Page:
God's Politics offers a clarion call to make both our religious communities and our government more accountable to key values of the prophetic religious tradition. Our biblical faith and religious traditions simply do not allow us as a nation to continue to ignore the poor and marginalized, deny racial justice, tolerate the ravages of war, or turn away from the human rights of those made in the image of God. These are the values of love and justice, reconciliation, and community that Jesus taught and that are at the core of what many of us believe, Christian or not.
Faith Works: How Faith-based Organizations are Changing Lives, Neighborhoods, and America
"In Faith Works, Jim Wallis has woven together a detailed road map for those interested in loosening the chains of social injustice. This book is a powerful resource for change!" Millard Fuller, Founder and President, Habitat for Humanity International
The Soul of Politics: Beyond 'Religious Right' and 'Secular Left'
Jim Wallis responds to signs of cultural breakdown and political impasse with a resounding and highly moving call to reintegrate politics and spirituality - a call for a new political morality combining social justice with personal responsibility.
The Call to Conversion: Recovering the Gospel for These Times
Jim Wallis explores Jesus' call to God's community and away from worldly standards, the churches' betrayal of the call, and the possibilities for a new response.
Posts By This Author
I Believe Her: No On Kavanaugh
We are in the midst of a national trauma, with a vast number of women in America — across political lines — being re-traumatized by the events of last week. This moment requires pastoral care for survivors and those who love them, prophetic truth-telling about what is (or ought to be) morally acceptable and unacceptable, and the hope for some more profiles in courage in the United States Senate.
'I Believe You': Church Leaders Respond to Survivors
On Thursday Dr. Christine Blasey Ford recounted her experience of sexual assault before a committee comprising mostly older white men. Women and other victims of abuse held their collective breath. The details were familiar. The resulting trauma — anxiety, fear of flying, claustrophobia — resonated. Survivors listened — and they recalled their worst experiences.
In the Midst of a Political Emergency
The revelations at the end of the summer from journalist Bob Woodward and from the anonymous administration official writing in The New York Times provided more evidence, as if more were needed, of the unhinged, immoral, chaotic, and deeply corrupt nature of the president and his administration. They also underscored the absolute necessity of creating and bolstering whatever checks and balances are possible to this administration’s power—not merely because of political exigency, which is dire enough to fairly name it as a constitutional crisis, but because the integrity of our faith is at stake as well.
While I’m convinced that the very soul of our nation is under threat by this administration and its actions, it’s not just policy or even character issues per se that have brought us to this point—as important as they are. Those issues include racial bigotry that overtly denies the image of God in all people; the denial and destruction of truth itself; a reversal of Jesus’ leadership values of service over domination; our unity in Christ as opposed to oppression based on race, gender, and class; whether we put “America first” or affirm the global character of our faith and relationships; and the real danger of growing autocracy and authoritarian rule over our democracy.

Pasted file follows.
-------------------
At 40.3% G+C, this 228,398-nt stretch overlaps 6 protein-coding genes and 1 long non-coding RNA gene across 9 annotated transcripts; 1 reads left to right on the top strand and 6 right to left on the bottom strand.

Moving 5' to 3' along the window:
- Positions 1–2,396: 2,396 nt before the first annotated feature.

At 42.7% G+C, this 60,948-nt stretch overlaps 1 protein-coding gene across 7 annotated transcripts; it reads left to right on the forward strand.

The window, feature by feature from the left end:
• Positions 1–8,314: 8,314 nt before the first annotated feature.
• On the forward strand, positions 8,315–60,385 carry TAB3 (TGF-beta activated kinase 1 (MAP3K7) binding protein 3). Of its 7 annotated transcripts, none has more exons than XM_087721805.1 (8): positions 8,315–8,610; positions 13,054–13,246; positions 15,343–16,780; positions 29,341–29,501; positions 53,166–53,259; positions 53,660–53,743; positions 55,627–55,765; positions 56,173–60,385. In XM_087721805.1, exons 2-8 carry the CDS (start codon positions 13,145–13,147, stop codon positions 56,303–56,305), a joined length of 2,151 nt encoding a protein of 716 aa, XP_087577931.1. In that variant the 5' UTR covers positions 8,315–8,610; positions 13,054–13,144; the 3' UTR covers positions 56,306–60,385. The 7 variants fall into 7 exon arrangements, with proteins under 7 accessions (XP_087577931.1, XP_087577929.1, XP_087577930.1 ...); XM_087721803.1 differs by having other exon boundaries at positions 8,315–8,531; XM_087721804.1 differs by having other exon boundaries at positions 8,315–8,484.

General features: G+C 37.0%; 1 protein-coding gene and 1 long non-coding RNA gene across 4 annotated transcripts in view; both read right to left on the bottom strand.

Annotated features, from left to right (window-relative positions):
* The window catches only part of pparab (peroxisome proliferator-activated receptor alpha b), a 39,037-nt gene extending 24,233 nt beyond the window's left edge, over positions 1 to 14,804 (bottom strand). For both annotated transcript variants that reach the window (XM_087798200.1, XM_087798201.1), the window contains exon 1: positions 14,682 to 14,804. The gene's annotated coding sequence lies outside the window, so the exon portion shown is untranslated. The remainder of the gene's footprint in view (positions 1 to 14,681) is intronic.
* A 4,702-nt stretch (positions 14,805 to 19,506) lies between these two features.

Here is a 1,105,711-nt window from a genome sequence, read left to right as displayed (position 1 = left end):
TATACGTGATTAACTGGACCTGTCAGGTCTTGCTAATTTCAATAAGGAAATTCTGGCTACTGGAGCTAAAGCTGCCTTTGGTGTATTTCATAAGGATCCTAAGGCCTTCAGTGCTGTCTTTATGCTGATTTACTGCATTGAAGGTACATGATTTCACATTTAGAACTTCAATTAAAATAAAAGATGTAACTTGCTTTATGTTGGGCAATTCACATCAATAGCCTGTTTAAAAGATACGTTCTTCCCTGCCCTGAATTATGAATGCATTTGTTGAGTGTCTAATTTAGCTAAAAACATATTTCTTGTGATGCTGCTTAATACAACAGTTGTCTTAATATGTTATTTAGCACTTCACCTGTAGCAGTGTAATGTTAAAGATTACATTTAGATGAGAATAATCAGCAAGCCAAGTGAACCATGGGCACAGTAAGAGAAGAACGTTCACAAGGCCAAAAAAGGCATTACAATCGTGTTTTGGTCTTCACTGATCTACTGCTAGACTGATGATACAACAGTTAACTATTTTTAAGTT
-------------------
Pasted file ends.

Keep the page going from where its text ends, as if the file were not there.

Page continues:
The moral corruption of this administration is staggering and presents increasing danger to the health of our society and the institutional balances of our republic. On top of all that, because of the Faustian bargain he has made with many white evangelicals, the Trump era has also created a defining moment for people of faith, not only a constitutional crisis but also a crisis of conscience. For Christians, that raises the stakes even beyond what they would be if this were “only” about a political catastrophe.
I saw three funerals last week; I went to two and watched the other one on television. For me, they all had lessons and questions for America’s future. The best funeral services are not only about past, but also about the future.
Signs of Hope for Bipartisanship
In a time when bipartisanship seems like a forgotten dream, it is important for us to find and celebrate cases of lawmakers coming together, regardless of party and ideology, to address the many real and immediate challenges we face as a country. Especially on issues of importance to the faith community, we should encourage bipartisan cooperation that seeks justice and mercy for families, communities, and those otherwise marginalized across our nation. Recently, there have been two steps forward on this front, especially with regard to the work that Sojourners has been doing on immigration, poverty, and racism.